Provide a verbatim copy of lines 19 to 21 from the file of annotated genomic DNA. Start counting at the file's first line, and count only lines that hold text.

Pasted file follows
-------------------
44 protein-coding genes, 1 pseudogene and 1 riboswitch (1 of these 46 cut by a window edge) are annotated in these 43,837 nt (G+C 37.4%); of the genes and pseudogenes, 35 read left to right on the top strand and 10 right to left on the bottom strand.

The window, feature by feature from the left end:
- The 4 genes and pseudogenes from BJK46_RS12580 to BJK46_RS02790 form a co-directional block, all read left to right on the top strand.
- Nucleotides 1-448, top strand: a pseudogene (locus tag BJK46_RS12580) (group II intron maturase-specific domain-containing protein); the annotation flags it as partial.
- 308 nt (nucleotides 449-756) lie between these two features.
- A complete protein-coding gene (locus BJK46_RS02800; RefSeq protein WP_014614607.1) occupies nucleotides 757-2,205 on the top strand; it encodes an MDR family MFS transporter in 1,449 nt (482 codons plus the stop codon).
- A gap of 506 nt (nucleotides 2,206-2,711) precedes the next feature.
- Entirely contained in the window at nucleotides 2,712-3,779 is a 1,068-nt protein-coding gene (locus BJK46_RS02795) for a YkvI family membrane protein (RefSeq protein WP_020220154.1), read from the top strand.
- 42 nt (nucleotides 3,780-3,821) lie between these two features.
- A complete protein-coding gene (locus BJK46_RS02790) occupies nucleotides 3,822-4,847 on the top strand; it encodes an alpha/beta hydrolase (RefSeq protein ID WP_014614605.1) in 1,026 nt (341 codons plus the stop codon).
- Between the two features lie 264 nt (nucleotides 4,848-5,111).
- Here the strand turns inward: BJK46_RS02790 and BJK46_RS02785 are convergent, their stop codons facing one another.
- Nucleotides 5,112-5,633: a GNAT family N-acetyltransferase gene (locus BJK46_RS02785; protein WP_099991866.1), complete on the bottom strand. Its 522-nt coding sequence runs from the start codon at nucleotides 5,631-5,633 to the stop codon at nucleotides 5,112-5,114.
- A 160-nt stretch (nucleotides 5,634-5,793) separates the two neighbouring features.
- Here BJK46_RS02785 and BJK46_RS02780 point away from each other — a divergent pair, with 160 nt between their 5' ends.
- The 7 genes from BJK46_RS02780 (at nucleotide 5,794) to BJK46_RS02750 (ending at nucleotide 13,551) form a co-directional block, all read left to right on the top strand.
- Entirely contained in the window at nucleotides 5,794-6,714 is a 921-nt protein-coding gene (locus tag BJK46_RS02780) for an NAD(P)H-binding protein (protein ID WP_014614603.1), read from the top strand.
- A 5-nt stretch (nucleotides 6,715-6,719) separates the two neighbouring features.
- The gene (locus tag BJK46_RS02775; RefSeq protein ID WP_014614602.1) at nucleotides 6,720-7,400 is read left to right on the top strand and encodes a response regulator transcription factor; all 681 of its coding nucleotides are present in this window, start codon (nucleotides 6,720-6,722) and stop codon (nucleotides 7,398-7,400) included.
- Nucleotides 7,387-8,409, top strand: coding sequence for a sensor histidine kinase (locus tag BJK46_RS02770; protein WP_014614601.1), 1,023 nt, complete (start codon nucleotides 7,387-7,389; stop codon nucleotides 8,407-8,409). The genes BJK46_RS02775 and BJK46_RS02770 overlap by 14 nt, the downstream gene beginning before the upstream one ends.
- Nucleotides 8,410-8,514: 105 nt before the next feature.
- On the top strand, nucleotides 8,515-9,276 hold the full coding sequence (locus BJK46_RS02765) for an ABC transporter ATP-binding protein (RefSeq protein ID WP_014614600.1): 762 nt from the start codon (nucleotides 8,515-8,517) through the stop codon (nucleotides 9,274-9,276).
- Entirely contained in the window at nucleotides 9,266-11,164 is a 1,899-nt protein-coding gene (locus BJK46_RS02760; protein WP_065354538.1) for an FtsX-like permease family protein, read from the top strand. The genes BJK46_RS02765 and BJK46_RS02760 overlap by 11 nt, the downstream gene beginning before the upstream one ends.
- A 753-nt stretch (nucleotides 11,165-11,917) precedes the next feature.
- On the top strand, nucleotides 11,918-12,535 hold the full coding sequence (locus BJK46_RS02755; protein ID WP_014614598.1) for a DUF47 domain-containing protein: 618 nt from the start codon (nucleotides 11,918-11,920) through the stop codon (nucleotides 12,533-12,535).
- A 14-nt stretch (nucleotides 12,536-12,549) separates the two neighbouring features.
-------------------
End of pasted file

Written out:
- The gene (locus tag BJK46_RS02775; RefSeq protein ID WP_014614602.1) at nucleotides 6,720-7,400 is read left to right on the top strand and encodes a response regulator transcription factor; all 681 of its coding nucleotides are present in this window, start codon (nucleotides 6,720-6,722) and stop codon (nucleotides 7,398-7,400) included.
- Nucleotides 7,387-8,409, top strand: coding sequence for a sensor histidine kinase (locus tag BJK46_RS02770; protein WP_014614601.1), 1,023 nt, complete (start codon nucleotides 7,387-7,389; stop codon nucleotides 8,407-8,409). The genes BJK46_RS02775 and BJK46_RS02770 overlap by 14 nt, the downstream gene beginning before the upstream one ends.
- Nucleotides 8,410-8,514: 105 nt before the next feature.